Walker Valley / Ringgold


With 44 years of coaching experience under his belt, Robert Akins has been serving as a role model for his son Drew for decades. The duo might not be sporting the same school colors, but their unwavering support for one another is evident, and their shared coaching philosophies have created a unique bond. Both serving as head coach, Robert and Drew continue to learn as much as possible from each other and are a beacon of positivity for their respective programs. 


How has coaching impacted your relationship?

RA: Drew and I have always been close, but both being head coaches, we have some commonalities with things that only head coaches feel. I am so very proud of him for being a great influencer of young men.

DA: I was blessed to play for my dad at Boyd Buchanan. During that time, I learned so much watching him lead our team. When I became a coach, my dad was a great resource. I remember often calling him and asking for encouragement and advice or sharing my disappointments and celebrating together after huge wins. We talk after every Friday night game, and Dad’s score is always the first one I look for after our game is over.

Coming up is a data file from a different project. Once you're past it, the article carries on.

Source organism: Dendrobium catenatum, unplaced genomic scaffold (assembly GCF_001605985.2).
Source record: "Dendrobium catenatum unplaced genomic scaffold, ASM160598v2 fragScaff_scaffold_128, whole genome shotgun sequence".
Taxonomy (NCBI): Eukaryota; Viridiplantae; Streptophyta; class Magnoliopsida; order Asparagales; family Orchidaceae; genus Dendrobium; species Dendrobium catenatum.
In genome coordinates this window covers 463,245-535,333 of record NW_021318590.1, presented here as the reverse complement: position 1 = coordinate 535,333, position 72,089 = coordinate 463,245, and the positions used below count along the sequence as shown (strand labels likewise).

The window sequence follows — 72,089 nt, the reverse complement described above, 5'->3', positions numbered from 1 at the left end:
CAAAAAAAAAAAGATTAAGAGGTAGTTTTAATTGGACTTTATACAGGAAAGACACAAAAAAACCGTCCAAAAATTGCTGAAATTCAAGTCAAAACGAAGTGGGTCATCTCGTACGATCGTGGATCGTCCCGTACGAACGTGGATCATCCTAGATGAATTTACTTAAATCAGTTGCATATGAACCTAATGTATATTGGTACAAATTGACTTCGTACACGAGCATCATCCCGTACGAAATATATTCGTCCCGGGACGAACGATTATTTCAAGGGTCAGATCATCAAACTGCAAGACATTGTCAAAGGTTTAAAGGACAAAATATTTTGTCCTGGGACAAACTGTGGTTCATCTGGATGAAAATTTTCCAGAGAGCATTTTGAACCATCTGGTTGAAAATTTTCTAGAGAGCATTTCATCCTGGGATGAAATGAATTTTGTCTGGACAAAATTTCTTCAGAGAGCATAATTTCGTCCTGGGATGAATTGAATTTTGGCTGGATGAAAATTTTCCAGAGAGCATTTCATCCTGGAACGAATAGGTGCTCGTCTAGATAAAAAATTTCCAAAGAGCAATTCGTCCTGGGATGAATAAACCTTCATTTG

What are the pros of having a dad who serves as a coach?

DA: I think the pros are simply having somebody to call and ask for advice or share frustrations with. Dad has always been a great mentor both as a father and as a fellow coach. He has done it for a long time and has done it better than most around this area. There’s nothing better than coaching a game on his off-week and having him there to watch or going down to his game on my off-week to watch him. 

Are there any valuable coaching lessons you’ve learned from your dad/son?

RA: Just seeing Drew’s dedication to the game and how he prepares his players for life gives me the inspiration to fight harder for our players.

DA: Coach your players hard and love them harder. This is the number one thing I learned from Dad.

Have your schools ever played each other?